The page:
How Late Payments are Costing Your Client

If you have ever knocked over a full can of paint while painting your house, you know making a huge mess can take only a second, while cleaning it up can take hours. You might have a friend or client who doesn’t pay their bills on time and considers late fees an acceptable annoyance. They are on that ladder, and the paint can is about to tip over. They just don’t know it yet. 

Advising clients like these gives you a chance to offer them financial planning. Once a client sees the value you can add in this aspect of their lives, they may be more receptive to additional financial planning services.

The Risks of Knocking Over the Paint Can

Your client might think that making a service provider wait for payment is no problem, but it can cost them in ways they probably haven’t considered:

  1. The late fee. When someone pays their cable TV bill or trash collection bill late, they might see a “late fee” notification on their next bill in the range of five to $20. Your client might see this fee, but be unbothered by it.
  2. Credit card late fees and penalty rates. If your client carries a revolving charge card balance, the credit card company might charge $35.00 for this. While it’s annoying, your client is probably putting up with it. The credit card company might be charging 16 percent, which is about the average. If your client misses even one payment, the company might apply the penalty interest rate, which currently averages a whopping 28 percent. This can happen when your client is 60 days in arrears, which is only one or two missed payments. The credit card company does need to notify a party before applying the penalty rate, but once a client is “in the naughty corner,” getting out can take a while.   
  3. Lapsed insurance coverage. Your client may have bought term life insurance, and the company is expecting the client to make payments on a regular basis. The policy might have a grace period of 30-90 days, but if your client stops making payments, the policy lapses, and the insurance is no longer in force.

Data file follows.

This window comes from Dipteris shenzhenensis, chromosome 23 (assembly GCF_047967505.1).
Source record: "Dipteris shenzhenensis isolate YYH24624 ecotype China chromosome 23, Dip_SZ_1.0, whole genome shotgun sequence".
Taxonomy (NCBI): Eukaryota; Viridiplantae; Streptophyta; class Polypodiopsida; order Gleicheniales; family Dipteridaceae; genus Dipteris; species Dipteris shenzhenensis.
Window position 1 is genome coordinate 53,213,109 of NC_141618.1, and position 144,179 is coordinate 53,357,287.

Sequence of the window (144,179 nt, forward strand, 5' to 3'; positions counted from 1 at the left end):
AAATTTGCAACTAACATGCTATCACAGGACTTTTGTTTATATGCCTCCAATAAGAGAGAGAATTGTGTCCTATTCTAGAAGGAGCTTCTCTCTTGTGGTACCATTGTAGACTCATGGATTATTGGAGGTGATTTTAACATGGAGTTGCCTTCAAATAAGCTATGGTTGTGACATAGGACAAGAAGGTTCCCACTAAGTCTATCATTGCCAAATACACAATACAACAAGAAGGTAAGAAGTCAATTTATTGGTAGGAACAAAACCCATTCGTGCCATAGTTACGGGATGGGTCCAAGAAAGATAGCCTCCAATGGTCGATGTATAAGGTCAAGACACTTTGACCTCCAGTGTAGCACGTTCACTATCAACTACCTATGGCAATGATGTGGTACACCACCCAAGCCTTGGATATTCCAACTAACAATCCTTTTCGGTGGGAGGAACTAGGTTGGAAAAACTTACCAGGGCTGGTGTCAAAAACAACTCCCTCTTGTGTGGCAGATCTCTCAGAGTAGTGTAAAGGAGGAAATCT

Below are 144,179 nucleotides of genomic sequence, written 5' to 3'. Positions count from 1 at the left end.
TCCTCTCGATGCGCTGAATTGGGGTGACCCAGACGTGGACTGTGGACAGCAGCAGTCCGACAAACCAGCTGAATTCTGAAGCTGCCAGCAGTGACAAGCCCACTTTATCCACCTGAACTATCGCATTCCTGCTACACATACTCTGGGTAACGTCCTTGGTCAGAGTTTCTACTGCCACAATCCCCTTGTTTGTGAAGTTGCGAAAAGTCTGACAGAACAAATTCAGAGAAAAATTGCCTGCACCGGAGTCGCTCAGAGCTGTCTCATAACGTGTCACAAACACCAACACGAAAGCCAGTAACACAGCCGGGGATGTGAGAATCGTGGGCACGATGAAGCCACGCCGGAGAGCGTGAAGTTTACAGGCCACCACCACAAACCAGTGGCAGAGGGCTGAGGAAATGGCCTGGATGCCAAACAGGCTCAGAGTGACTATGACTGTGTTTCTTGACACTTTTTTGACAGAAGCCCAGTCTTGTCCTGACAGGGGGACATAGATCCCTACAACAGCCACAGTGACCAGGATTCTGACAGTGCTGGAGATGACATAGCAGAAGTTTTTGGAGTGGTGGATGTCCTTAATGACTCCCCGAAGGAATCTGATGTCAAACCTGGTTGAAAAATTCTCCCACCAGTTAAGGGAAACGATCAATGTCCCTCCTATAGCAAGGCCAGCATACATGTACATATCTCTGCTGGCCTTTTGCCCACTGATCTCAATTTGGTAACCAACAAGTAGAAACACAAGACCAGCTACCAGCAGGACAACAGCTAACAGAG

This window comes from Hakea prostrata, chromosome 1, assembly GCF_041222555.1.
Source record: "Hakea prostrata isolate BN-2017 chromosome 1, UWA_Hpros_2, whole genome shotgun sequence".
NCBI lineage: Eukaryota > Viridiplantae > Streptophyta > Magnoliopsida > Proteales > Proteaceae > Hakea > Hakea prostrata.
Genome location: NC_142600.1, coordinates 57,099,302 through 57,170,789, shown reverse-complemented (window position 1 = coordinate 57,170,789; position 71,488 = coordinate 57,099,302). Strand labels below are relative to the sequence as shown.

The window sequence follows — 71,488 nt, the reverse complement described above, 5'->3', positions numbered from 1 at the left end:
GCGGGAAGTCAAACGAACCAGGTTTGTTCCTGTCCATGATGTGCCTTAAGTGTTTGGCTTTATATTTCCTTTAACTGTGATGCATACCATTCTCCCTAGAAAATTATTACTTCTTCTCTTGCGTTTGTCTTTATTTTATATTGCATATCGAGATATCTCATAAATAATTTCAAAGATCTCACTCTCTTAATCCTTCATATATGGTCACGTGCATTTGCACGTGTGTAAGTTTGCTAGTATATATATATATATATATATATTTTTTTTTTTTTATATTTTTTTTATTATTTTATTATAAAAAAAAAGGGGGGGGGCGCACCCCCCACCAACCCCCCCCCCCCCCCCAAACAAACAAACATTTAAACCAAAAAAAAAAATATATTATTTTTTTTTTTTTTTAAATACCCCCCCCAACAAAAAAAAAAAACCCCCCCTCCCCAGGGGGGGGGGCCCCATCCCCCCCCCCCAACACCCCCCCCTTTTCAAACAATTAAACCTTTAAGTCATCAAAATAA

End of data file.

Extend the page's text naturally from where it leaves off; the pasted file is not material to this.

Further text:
4. Defaulting on a mortgage. Mortgage payments are expected to be made on time, although there is usually a 15-day grace period. If your client misses two payments, they may be in default on their mortgage, and the mortgage company will definitely be in touch about it. If 90 days pass without any payment, the company may warn your client that foreclosure proceedings will begin in 30 days if the issue is not addressed. In other words, 60 days without payment or two missed payments may be enough to put your client into default, and 120 days or four missed payments can prompt foreclosure proceedings.
  5. Property taxes. People who own real estate are expected to pay property and school taxes. In some places, there is a small discount for paying early, and a 10-percent penalty for paying late. If your client’s property taxes are paid through their mortgage company, this might not be a concern, but if they pay property taxes themselves, the penalty can be a large number.
  6. Federal taxes. No one wants to get into trouble with the federal government. The late payment rate is 0.5 percent per month that the payment is overdue, and up to a maximum of 25 percent. Meanwhile, any outstanding balance is accruing interest at the federal short term rate, plus 3 percent.

The Indirect Costs of Being a Late Payer

In addition to throwing away money by not paying on time, skipping payments or making late payments can also be risky.

  1. The credit score. FICO scores include payment history, and about 35 percent of the score is based on it. Damage to your client’s credit score can impact their ability to borrow money in the future.
  2. Job applications. Companies can sometimes request to see a version of an applicant’s credit report, which shows payment history. This may be especially relevant if your client works in a profession handling money. A history of poor credit can be a liability when seeking their next job.

How Can Your Client Address This Problem?

Here are three easy steps your client can take:

  1. Review their credit score. This information should be easy to access. If something looks or seems wrong, have your client contact the reporting agency and ask how a correction can be made.
  2. Setup online bill payment. Most companies would prefer to be paid through an automatic debit from a checking account. Some companies even charge a premium for processing personal checks. Your client is responsible for making payments on time; they can’t blame the mail.
  3. Prepay bills. Your client’s property tax bill might include a small discount as an incentive to pay early. Have your client take advantage of this opportunity, especially in the current environment of low interest rates. Other bills, like homeowners’ insurance or prescription drug plans, might offer the opportunity to pay the year’s premiums up front instead of paying on a monthly basis, which becomes one less bill to worry about.

Making late payments might not seem to be a big deal to your client, but it can cost them in ways they haven’t imagined.

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